with only one living child, a girl, about Jane’s age: and Jane became their guest, paying them long visits and growing a favourite with all; and, before she was nine years old, his daughter’s great fondness for her, and his own wish of being a real friend, united to produce an offer from Colonel Campbell of undertaking the whole charge of her education. It was accepted; and from that period Jane had belonged to Colonel Campbell’s family, and had lived with them entirely, only visiting her grandmother from time to time.
The plan was that she should be brought up for educating others; the very few hundred pounds which she inherited from her father making independence impossible. To provide for her otherwise was out of Colonel Campbell’s power; for though his income, by pay and appointments, was handsome, his fortune was moderate and must be all his daughter’s; but, by giving her an education, he hoped to be supplying the means of respectable subsistance hereafter.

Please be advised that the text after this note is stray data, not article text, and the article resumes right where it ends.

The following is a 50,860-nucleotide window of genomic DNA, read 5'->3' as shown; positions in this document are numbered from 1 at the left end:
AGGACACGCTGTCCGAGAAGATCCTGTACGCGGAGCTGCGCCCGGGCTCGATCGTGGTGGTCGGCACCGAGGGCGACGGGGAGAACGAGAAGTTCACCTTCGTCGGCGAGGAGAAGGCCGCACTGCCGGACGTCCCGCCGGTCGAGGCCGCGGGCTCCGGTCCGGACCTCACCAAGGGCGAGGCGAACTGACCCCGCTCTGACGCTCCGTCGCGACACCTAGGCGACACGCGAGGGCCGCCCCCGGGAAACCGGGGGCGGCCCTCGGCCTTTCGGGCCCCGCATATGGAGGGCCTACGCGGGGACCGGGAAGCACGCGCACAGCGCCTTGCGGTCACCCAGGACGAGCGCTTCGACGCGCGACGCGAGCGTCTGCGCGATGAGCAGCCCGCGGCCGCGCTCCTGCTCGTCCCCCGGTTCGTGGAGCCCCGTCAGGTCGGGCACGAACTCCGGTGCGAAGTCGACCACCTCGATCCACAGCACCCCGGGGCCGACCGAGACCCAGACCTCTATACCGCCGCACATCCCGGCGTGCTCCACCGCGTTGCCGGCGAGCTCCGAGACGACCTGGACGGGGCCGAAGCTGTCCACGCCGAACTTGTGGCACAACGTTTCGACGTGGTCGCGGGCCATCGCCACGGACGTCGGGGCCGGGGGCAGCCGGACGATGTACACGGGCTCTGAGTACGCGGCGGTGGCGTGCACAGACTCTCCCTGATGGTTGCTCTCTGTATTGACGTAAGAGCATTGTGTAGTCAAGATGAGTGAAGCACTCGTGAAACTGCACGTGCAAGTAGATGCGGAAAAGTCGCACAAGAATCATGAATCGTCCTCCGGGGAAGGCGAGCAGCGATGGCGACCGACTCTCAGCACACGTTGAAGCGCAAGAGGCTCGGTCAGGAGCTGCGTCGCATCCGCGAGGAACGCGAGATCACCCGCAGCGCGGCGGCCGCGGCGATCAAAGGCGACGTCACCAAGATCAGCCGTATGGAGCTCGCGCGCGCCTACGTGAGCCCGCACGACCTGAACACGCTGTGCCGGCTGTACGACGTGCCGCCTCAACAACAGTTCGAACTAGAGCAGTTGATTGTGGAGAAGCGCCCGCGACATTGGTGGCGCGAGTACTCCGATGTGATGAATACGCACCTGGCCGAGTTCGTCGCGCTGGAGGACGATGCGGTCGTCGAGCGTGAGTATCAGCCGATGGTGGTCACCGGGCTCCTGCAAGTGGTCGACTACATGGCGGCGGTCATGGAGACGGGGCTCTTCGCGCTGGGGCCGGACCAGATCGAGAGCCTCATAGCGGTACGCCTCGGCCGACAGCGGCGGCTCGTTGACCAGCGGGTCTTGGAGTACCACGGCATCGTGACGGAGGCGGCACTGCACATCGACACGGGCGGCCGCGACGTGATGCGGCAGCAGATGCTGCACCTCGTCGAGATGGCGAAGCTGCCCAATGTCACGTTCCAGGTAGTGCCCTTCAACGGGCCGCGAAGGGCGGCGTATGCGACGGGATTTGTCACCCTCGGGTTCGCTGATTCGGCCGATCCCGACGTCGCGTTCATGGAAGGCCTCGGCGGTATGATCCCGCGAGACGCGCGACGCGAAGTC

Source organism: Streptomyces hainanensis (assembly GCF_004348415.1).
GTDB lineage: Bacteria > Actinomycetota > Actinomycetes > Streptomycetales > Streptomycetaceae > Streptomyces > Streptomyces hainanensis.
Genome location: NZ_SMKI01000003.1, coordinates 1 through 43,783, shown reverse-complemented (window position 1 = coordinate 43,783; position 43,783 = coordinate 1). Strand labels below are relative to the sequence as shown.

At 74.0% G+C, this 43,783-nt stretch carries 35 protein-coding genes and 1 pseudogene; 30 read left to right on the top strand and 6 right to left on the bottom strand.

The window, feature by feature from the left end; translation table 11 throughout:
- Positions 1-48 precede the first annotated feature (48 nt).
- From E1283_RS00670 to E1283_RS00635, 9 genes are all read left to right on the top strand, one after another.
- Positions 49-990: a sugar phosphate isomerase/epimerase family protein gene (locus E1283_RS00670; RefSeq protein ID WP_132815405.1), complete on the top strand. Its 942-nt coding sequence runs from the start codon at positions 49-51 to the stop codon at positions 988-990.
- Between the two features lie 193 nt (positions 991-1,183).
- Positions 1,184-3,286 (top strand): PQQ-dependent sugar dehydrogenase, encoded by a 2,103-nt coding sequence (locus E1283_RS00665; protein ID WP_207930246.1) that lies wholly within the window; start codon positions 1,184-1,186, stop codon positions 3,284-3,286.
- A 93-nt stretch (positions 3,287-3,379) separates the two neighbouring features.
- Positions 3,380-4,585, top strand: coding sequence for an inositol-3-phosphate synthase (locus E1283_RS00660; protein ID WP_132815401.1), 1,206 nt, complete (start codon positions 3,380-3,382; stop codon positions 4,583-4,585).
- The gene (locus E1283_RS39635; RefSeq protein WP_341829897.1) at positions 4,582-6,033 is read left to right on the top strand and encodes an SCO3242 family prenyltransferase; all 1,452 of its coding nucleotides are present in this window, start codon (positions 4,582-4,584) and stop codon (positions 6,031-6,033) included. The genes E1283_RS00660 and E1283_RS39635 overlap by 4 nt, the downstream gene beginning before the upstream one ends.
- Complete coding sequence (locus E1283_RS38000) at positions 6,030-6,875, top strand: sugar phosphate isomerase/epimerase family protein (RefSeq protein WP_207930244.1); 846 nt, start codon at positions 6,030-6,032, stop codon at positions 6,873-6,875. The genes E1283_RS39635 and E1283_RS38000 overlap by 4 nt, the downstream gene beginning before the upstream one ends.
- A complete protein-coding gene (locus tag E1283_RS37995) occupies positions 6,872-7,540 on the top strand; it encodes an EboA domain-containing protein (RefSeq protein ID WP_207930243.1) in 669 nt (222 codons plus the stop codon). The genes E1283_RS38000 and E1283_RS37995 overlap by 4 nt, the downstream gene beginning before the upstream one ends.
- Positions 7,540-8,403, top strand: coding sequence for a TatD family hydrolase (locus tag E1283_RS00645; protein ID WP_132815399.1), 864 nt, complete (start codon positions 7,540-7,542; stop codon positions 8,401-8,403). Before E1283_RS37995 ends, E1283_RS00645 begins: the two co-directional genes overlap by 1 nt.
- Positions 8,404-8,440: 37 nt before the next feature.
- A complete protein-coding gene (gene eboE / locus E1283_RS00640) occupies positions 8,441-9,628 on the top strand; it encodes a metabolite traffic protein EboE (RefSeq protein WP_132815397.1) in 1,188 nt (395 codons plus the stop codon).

Such was Jane Fairfax’s history. She had fallen into good hands, known nothing but kindness from the Campbells, and been given an excellent education. Living constantly with right-minded and well-informed people, her heart and understanding had received every advantage of discipline and culture; and Col. Campbell’s residence being in London, every lighter talent had been done full justice to, by the attendance of first-rate masters. Her disposition and abilities were equally worthy of all that friendship could do; and at eighteen or nineteen she was, as far as such an early age can be qualified for the care of children, fully competent to the office of instruction herself; but she was too much beloved to be parted with. Neither father nor mother could promote, and the daughter could not endure it. The evil day was put off. It was easy to